Although African-Americans have the some of the highest rates of HIV
in the United States, sickle cell disease (SCD)—which affects an estimated 1 out of every 365 African-American babies born in the US—seems to offer some protection from HIV. The reasons for this are not fully understood.
In an effort to further explore this phenomenon, a team of investigators published an analysis of existing data as well as a new study
of immune cells from people without HIV in order to determine the reasons behind the lower rates of HIV in people with sickle cell disease. The findings were published in PLOS One.
Scientists at Vitalant Research Institute in San Francisco delved deeply into the Transfusion Safety Study, a years-long trial from the 1980s and 1990s conducted by the National Heart, Lung, and Blood Institute. The Transfusion Safety Study followed patients who had received blood transfusions)—as well as controls who hadn’t received transfusions)—to monitor for HIV infection. The blood supply was not as carefully monitored in the 1980s as it is today, with donors now being screened for HIV and other infectious diseases.
The participants in the transfusion study included 274 people who suffered from various anemias, including sickle cell disease, thalassemia and Diamond-Blackfan anemia. At the study’s start, just 1 out of the 143 previously transfused subjects with sickle cell disease had HIV, while 20 out of 131 of those with either thalassemia or Diamond-Blackfan anemia were HIV positive.
To confirm that sickle cell disease is linked with lower levels of HIV than are non-sickle cell anemias)—and to try to pinpoint the underlying reasons for this)—the Vitalant investigators conducted their own study. They enrolled 30 participants with sickle cell disease and 30 participants without sickle cell disease, all African-American, in order to analyze blood samples and figure out the mechanisms of HIV resistance in people with sickle cell disease.
The study team theorized that people with sickle cell disease have a lower chance of contracting HIV because co-receptors proteins might be less expressive and CD4+ T cells less active; however, the results did not necessarily bear this out.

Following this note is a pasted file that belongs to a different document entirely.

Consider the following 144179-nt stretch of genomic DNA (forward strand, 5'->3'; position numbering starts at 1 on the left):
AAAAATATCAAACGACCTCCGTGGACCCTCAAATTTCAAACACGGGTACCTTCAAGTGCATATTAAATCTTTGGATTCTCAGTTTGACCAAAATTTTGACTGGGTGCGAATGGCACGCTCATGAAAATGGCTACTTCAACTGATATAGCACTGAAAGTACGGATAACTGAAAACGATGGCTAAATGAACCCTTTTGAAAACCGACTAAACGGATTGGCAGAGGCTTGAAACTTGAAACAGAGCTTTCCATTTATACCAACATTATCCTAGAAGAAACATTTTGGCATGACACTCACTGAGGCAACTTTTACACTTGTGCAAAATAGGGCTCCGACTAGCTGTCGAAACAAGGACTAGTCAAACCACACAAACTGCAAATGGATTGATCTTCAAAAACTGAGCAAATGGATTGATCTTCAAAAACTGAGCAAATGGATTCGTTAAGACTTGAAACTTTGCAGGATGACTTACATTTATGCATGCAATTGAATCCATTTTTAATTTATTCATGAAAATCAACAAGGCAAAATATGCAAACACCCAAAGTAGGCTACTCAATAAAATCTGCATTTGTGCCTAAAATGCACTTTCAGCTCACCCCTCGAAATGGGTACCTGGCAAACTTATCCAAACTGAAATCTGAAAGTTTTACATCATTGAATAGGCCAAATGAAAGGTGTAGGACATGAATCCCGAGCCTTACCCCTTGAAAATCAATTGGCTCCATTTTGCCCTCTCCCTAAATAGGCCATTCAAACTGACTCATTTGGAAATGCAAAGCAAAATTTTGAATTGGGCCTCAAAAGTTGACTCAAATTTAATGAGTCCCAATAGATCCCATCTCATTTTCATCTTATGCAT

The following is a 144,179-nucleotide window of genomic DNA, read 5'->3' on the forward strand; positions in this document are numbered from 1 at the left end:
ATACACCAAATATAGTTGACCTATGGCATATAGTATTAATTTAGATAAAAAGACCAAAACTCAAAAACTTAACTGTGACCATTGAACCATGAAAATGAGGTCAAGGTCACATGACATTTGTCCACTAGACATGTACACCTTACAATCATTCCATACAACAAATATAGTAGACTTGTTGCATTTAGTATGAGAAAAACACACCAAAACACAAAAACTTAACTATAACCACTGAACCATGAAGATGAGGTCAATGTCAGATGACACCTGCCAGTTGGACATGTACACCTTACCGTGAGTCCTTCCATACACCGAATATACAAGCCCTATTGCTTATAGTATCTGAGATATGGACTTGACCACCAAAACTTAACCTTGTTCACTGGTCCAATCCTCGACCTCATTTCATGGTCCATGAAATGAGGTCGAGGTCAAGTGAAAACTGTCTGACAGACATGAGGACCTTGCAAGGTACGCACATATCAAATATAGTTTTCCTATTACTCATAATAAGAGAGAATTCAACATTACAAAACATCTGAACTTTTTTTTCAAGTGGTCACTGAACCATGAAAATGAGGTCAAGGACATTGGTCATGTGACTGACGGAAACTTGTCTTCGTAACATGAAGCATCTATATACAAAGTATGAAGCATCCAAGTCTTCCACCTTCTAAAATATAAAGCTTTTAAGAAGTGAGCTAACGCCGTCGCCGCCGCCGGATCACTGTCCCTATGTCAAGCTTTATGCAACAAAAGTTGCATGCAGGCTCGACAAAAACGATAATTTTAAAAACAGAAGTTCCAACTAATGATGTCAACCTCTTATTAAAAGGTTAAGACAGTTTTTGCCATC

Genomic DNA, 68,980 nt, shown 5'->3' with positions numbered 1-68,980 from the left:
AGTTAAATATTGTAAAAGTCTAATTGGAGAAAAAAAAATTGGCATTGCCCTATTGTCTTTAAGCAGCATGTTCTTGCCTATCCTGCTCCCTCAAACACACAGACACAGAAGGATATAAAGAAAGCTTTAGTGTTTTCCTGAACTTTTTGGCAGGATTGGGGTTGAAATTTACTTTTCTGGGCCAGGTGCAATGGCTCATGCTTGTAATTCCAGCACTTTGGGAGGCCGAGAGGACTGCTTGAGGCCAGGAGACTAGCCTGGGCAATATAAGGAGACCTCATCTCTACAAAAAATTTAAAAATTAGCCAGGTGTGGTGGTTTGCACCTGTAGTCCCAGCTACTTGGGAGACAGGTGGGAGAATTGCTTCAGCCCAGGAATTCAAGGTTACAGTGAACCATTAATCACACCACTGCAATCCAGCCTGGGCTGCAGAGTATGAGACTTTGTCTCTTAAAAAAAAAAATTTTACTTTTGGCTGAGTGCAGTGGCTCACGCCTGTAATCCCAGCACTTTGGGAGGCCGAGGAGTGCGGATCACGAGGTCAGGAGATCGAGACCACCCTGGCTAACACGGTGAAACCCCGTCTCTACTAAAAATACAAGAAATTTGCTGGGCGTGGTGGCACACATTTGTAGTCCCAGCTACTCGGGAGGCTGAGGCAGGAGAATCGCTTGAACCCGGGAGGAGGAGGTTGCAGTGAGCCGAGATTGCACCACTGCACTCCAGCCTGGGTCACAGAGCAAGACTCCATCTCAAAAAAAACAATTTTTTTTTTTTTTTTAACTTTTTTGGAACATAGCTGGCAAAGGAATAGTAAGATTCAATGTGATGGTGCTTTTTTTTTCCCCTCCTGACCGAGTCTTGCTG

“We first investigated if SCD patients differed in their expression of markers associated with HIV entry into CD4+ T cells (CCR5, CXCR4) or cellular markers of activation (CD38 and HLA-DR),” the study authors wrote.
“We demonstrated significantly lower expression of CCR5 in SCD patients, which was interesting as CCR5-tropic strains of HIV are generally associated with HIV transmission. Despite the fact that SCD patients showed higher levels of immune activation as a consequence of their disease, these data pointed to a potential for lower levels of infection due to the decreased expression of the critical HIV co-receptor. Even so, the in vitro
experiments did not show decreased susceptibility in SCD CD4+ T cells compared to controls, so the in vivo
significance of lower CCR5 expression on CD4+ T cells in SCD is unclear.”
Not only do people with sickle cell disease acquire HIV at lower rates than their counterparts, they also seem to experience a slower progression of disease, with lower viral loads and fewer deaths due to AIDS. This has relevance for future treatments and merits further study.
The investigators noted that although their recent study centered on CD4+ T cells and their response to HIV, other cells might come into play.
“Unlocking these mechanisms of HIV resistance is important not only for understanding the interplay of SCD pathophysiology with potential infections in persons with SCD, but also for identification of potential therapeutic targets for HIV in general.”
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